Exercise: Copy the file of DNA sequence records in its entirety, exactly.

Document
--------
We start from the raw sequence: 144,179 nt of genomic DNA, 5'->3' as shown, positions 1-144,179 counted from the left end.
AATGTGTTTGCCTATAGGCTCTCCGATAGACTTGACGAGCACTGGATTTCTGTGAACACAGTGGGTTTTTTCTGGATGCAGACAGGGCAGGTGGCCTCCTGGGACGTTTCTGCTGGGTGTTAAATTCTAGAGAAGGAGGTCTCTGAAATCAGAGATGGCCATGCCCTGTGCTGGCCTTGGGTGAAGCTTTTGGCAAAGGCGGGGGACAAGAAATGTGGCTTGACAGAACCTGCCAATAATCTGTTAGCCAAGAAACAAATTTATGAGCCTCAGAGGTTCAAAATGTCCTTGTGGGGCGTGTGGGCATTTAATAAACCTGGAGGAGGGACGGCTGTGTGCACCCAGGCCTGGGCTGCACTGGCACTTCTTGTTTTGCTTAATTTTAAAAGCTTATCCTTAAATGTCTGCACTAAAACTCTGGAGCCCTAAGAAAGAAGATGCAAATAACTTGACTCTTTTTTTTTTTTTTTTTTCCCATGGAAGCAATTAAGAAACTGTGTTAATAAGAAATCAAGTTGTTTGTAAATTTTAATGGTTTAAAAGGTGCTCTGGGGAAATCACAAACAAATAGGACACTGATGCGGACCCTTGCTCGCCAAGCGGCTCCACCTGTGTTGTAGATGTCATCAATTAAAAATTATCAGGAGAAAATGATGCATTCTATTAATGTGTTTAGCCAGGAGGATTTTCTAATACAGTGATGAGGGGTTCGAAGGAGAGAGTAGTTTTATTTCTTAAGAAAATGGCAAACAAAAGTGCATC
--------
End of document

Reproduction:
We start from the raw sequence: 144,179 nt of genomic DNA, 5'->3' as shown, positions 1-144,179 counted from the left end.
AATGTGTTTGCCTATAGGCTCTCCGATAGACTTGACGAGCACTGGATTTCTGTGAACACAGTGGGTTTTTTCTGGATGCAGACAGGGCAGGTGGCCTCCTGGGACGTTTCTGCTGGGTGTTAAATTCTAGAGAAGGAGGTCTCTGAAATCAGAGATGGCCATGCCCTGTGCTGGCCTTGGGTGAAGCTTTTGGCAAAGGCGGGGGACAAGAAATGTGGCTTGACAGAACCTGCCAATAATCTGTTAGCCAAGAAACAAATTTATGAGCCTCAGAGGTTCAAAATGTCCTTGTGGGGCGTGTGGGCATTTAATAAACCTGGAGGAGGGACGGCTGTGTGCACCCAGGCCTGGGCTGCACTGGCACTTCTTGTTTTGCTTAATTTTAAAAGCTTATCCTTAAATGTCTGCACTAAAACTCTGGAGCCCTAAGAAAGAAGATGCAAATAACTTGACTCTTTTTTTTTTTTTTTTTTCCCATGGAAGCAATTAAGAAACTGTGTTAATAAGAAATCAAGTTGTTTGTAAATTTTAATGGTTTAAAAGGTGCTCTGGGGAAATCACAAACAAATAGGACACTGATGCGGACCCTTGCTCGCCAAGCGGCTCCACCTGTGTTGTAGATGTCATCAATTAAAAATTATCAGGAGAAAATGATGCATTCTATTAATGTGTTTAGCCAGGAGGATTTTCTAATACAGTGATGAGGGGTTCGAAGGAGAGAGTAGTTTTATTTCTTAAGAAAATGGCAAACAAAAGTGCATC